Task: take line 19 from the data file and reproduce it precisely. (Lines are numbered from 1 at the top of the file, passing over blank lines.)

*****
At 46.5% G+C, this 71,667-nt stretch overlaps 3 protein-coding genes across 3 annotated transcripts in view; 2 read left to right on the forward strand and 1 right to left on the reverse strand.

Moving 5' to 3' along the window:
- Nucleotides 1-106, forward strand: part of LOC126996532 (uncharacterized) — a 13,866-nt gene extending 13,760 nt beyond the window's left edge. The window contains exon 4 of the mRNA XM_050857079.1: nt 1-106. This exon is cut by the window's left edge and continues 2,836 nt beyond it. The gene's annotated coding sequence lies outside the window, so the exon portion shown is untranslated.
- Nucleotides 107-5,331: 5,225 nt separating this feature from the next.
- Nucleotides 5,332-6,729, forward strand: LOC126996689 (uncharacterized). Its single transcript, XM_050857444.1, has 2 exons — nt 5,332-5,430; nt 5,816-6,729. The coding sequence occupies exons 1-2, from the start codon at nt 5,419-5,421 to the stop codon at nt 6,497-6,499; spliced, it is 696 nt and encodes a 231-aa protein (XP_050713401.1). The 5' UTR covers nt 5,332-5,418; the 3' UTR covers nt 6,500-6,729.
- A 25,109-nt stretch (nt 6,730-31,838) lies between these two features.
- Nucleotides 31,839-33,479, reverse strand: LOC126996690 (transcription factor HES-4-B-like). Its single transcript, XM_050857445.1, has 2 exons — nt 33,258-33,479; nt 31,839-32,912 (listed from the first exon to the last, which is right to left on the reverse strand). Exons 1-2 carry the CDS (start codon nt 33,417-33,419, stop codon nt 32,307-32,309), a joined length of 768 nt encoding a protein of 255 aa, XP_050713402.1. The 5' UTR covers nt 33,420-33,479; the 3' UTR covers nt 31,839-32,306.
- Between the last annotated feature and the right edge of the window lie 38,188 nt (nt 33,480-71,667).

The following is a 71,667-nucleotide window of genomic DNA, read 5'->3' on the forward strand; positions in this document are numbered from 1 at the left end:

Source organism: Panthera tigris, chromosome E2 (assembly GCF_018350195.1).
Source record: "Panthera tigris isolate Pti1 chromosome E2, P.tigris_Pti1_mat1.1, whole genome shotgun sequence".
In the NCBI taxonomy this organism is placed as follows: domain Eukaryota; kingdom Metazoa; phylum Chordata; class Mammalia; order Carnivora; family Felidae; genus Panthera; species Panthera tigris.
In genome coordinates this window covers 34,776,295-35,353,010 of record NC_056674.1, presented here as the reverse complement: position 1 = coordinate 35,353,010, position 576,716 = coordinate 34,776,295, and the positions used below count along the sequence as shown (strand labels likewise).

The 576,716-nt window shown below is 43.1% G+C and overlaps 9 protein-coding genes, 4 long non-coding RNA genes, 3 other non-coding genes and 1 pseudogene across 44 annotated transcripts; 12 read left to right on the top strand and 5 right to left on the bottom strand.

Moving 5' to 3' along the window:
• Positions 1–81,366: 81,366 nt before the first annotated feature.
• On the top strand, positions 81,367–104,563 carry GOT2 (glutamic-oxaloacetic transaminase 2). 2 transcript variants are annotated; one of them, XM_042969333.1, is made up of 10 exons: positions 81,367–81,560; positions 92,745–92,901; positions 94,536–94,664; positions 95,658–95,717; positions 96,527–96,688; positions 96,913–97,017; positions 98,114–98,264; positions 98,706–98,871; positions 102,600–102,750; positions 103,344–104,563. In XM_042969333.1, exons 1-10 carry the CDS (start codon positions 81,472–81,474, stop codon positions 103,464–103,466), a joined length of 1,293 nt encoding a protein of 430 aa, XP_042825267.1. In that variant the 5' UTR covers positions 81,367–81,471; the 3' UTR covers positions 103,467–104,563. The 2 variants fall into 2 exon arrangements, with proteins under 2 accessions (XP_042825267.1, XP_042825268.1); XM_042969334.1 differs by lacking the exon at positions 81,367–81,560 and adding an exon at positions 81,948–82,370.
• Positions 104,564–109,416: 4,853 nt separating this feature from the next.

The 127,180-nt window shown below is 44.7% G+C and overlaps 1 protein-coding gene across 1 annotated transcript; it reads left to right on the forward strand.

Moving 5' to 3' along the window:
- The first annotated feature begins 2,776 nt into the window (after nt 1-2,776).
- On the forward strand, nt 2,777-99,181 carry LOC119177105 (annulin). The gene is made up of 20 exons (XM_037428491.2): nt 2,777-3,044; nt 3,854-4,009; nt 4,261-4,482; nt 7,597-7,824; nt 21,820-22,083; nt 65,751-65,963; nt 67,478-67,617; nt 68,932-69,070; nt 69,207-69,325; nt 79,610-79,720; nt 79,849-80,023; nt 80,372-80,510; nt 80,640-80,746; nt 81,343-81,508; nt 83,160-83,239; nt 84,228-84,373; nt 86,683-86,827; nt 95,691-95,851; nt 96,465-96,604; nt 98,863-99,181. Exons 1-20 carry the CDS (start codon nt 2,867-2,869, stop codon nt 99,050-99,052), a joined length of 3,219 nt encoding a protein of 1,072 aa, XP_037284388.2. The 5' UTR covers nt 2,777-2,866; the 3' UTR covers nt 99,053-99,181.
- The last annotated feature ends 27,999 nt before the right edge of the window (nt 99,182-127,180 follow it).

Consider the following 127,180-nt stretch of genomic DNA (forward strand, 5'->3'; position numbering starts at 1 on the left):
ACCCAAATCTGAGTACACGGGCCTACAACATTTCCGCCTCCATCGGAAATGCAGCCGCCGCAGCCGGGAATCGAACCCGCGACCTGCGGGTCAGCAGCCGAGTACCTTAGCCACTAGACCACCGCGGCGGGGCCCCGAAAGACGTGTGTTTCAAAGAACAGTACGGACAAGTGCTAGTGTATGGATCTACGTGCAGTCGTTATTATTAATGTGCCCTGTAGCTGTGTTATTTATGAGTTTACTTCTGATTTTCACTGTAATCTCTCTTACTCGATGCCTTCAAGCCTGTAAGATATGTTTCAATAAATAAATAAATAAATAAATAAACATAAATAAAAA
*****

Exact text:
The 127,180-nt window shown below is 44.7% G+C and overlaps 1 protein-coding gene across 1 annotated transcript; it reads left to right on the forward strand.